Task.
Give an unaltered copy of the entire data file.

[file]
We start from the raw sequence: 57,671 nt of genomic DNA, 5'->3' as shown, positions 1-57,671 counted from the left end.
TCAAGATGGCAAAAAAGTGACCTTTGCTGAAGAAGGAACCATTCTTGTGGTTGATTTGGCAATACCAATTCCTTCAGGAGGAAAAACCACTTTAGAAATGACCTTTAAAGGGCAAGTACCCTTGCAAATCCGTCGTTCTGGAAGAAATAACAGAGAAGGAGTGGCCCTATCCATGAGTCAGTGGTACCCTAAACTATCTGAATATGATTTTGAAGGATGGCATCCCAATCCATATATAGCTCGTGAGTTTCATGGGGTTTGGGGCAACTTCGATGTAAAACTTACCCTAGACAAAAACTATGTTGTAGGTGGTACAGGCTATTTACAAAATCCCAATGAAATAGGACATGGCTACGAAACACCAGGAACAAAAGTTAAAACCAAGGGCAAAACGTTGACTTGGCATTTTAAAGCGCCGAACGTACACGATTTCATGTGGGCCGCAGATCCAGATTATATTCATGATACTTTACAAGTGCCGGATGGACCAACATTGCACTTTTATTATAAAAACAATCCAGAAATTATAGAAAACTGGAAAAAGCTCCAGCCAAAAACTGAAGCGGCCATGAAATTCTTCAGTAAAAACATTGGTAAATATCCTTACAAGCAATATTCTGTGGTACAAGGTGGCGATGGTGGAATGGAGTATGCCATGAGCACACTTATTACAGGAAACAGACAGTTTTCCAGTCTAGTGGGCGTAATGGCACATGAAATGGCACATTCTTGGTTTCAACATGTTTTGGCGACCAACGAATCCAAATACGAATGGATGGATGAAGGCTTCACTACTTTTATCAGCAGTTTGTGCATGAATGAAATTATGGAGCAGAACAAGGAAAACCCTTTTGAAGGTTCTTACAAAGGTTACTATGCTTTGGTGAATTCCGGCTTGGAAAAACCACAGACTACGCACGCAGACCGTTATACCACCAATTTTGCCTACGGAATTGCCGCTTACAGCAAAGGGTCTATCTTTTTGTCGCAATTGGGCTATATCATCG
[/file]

We start from the raw sequence: 57,671 nt of genomic DNA, 5'->3' as shown, positions 1-57,671 counted from the left end.
TCAAGATGGCAAAAAAGTGACCTTTGCTGAAGAAGGAACCATTCTTGTGGTTGATTTGGCAATACCAATTCCTTCAGGAGGAAAAACCACTTTAGAAATGACCTTTAAAGGGCAAGTACCCTTGCAAATCCGTCGTTCTGGAAGAAATAACAGAGAAGGAGTGGCCCTATCCATGAGTCAGTGGTACCCTAAACTATCTGAATATGATTTTGAAGGATGGCATCCCAATCCATATATAGCTCGTGAGTTTCATGGGGTTTGGGGCAACTTCGATGTAAAACTTACCCTAGACAAAAACTATGTTGTAGGTGGTACAGGCTATTTACAAAATCCCAATGAAATAGGACATGGCTACGAAACACCAGGAACAAAAGTTAAAACCAAGGGCAAAACGTTGACTTGGCATTTTAAAGCGCCGAACGTACACGATTTCATGTGGGCCGCAGATCCAGATTATATTCATGATACTTTACAAGTGCCGGATGGACCAACATTGCACTTTTATTATAAAAACAATCCAGAAATTATAGAAAACTGGAAAAAGCTCCAGCCAAAAACTGAAGCGGCCATGAAATTCTTCAGTAAAAACATTGGTAAATATCCTTACAAGCAATATTCTGTGGTACAAGGTGGCGATGGTGGAATGGAGTATGCCATGAGCACACTTATTACAGGAAACAGACAGTTTTCCAGTCTAGTGGGCGTAATGGCACATGAAATGGCACATTCTTGGTTTCAACATGTTTTGGCGACCAACGAATCCAAATACGAATGGATGGATGAAGGCTTCACTACTTTTATCAGCAGTTTGTGCATGAATGAAATTATGGAGCAGAACAAGGAAAACCCTTTTGAAGGTTCTTACAAAGGTTACTATGCTTTGGTGAATTCCGGCTTGGAAAAACCACAGACTACGCACGCAGACCGTTATACCACCAATTTTGCCTACGGAATTGCCGCTTACAGCAAAGGGTCTATCTTTTTGTCGCAATTGGGCTATATCATCG